When people ask me who was the best high school football player I've ever seen, I don't even hesitate before saying Maurice Clarett.
Playing at Warren Harding High School, Clarett had that rare combination of speed and power you just don't see at the high school level. Or, that you'd often see at the college level, as his one year at Ohio State is evidence of.
I remember the first time I saw Clarett play. I had heard about this local kid who committed to Ohio State. I saw the highlights but wasn't able to fully comprehend how good he was. Until I saw him live.
It was a battle of Division I unbeatens, Clarett's Harding Raiders hosting Canton McKinley. More than 200 all-purpose yards and four Clarett touchdowns later, it was a blowout win for Harding. Clarett was a man among boys and like 10,000 other people in the stadium, I knew I watched someone special.
After his senior year at Harding, the USA Today named Clarett its national player of the year. At Ohio State he helped lead the Buckeyes to a national championship his freshman season. Clarett was on top of the football world.
Then, just as quickly as he rose, everything came crashing down.
Some people today still view Clarett as the man who was suspended and later dismissed from the Ohio State football team after a host of scandals, while others only think of him for his armed robbery conviction and subsequent jail time. I really hope those people had a chance to see "Youngstown Boys," ESPN's 30-for-30 documentary based on Clarett and Jim Tressell, which premiered last Saturday. They would've seen that Clarett is now representative of something else: The power of second chances.
The film told, really for the first time, Clarett's side of the story in regard to his time at, and departure from, Ohio State, and the events that led him to challenge the NFL's draft rules. Clarett held nothing back, detailing the downward spiral he went on and how he hit rock bottom, landing in prison.
I was working in the Youngstown media during the years following Clarett's time at Ohio State, when he was drafted by and later cut by the Broncos, and also when Clarett's legal troubles began to take center stage.
I got to see how the public perception of Clarett, even in his own hometown, began to slide as Clarett's personal slide went deeper. For a while, most people were still on Clarett's side. We wanted him to succeed. He was one of us; he was a Youngstown boy.
Then things began to go downhill.
Working in sportstalk radio at the time, there was a point where all we had to do was come on air, say the words "Maurice Clarett" and phone lines lit up for two hours, with people either attacking or defending him.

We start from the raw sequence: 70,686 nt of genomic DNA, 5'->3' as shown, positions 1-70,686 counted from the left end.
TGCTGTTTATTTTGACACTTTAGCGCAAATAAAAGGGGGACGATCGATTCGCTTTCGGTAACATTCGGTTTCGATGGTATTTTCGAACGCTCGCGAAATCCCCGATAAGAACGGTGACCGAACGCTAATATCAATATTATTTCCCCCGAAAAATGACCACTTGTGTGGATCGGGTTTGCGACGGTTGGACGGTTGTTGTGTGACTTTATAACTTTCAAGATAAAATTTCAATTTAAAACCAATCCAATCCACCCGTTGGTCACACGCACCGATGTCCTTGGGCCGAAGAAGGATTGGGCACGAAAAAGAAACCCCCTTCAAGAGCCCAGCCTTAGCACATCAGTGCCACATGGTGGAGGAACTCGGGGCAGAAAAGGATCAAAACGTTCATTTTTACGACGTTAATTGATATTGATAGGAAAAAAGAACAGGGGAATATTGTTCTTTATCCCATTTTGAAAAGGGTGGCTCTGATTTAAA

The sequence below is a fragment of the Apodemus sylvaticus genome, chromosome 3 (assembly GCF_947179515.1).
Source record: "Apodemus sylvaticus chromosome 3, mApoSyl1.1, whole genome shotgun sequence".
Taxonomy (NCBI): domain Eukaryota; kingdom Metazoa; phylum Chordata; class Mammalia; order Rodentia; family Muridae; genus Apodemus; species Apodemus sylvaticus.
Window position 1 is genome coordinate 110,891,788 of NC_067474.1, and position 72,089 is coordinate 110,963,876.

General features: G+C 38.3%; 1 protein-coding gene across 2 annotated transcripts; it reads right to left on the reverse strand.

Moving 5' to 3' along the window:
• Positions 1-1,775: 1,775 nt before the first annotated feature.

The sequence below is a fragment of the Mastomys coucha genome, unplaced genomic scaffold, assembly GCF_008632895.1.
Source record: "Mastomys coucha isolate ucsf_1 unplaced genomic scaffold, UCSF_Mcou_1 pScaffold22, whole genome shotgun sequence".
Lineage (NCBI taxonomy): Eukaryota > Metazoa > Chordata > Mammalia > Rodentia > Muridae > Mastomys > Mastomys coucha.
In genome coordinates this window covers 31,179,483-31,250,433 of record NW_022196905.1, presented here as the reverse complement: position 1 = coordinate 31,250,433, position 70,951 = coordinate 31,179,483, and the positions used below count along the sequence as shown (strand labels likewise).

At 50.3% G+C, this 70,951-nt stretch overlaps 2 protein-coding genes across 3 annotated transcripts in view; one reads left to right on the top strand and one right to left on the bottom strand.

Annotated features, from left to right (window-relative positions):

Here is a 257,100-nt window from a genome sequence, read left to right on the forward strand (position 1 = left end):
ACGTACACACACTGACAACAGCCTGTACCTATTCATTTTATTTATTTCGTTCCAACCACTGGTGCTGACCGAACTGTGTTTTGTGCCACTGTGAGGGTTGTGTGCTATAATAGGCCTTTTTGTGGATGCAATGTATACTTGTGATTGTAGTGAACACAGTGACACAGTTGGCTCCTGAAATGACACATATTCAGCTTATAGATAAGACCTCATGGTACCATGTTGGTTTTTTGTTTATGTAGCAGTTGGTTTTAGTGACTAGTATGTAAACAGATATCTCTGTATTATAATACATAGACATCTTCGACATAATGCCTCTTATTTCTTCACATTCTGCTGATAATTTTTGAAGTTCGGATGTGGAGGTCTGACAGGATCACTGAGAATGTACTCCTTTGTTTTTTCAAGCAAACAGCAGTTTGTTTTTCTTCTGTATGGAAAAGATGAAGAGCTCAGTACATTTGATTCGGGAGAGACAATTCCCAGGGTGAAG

It got to the point, though, where eventually there was no more defending him. I admittedly was as hard on him as anybody for some of the things he did. I got tired of trying to defend the local kid who seemingly didn't care about anything. I took off the rose-colored glasses when looking at Clarett. I always said to anyone still defending him, "If this wasn't Clarett, if this was some player from Florida or USC, how would we look at him? What would we be saying about him?"
But things change. People change.
In "Youngstown Boys," Clarett put the blame where it needed to be and took responsibility for his actions. Clarett went to jail, served his time and came out a better man for it. He got a second chance at life and is making the most of it.
Clarett now does a great deal of public speaking, talking to kids and telling his story. He's helping others see where he went wrong and how to avoid going down that same path. If that message reaches even just one kid, then maybe everything Clarett went through was worth it.
You have to wonder how differently things would've turned out had there been someone like that talking to Clarett when he was young.
Clarett made mistakes, but he's learned from them and has moved on and become a stronger man because of them.
Forgiveness and second chances aren't things that just apply to large scale cases like Clarett.
It's a lesson that holds true even on the local high school levels. Too often we criticize a kid for a mistake he or she might make, whether it be on the field or off. Especially off the field, where it's likely to be a mistake 90 percent of us may have been guilty of, only we were never under the same scrutiny as high school athletes today, or maybe we were just never caught.
But the character of a man is not determined by the mistakes he makes, but rather how he responds to, and comes back from those mistakes. The best learning opportunities usually stem from indiscretions.
Everybody deserves a second chance to come back and make things right.
Tony Maluso is a sports writer for The Advertiser-Tribune.
He can be reached at:
firstname.lastname@example.org. Or follow him on Twitter @TonyATSports